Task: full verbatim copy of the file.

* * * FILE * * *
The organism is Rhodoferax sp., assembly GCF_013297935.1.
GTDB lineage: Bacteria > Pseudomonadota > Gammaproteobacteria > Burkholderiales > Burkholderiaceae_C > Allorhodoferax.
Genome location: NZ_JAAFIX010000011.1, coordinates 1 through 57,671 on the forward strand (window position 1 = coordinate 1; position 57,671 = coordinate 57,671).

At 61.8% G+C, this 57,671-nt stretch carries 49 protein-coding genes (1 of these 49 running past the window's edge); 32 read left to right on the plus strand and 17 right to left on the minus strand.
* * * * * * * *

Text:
The organism is Rhodoferax sp., assembly GCF_013297935.1.
GTDB lineage: Bacteria > Pseudomonadota > Gammaproteobacteria > Burkholderiales > Burkholderiaceae_C > Allorhodoferax.
Genome location: NZ_JAAFIX010000011.1, coordinates 1 through 57,671 on the forward strand (window position 1 = coordinate 1; position 57,671 = coordinate 57,671).

At 61.8% G+C, this 57,671-nt stretch carries 49 protein-coding genes (1 of these 49 running past the window's edge); 32 read left to right on the plus strand and 17 right to left on the minus strand.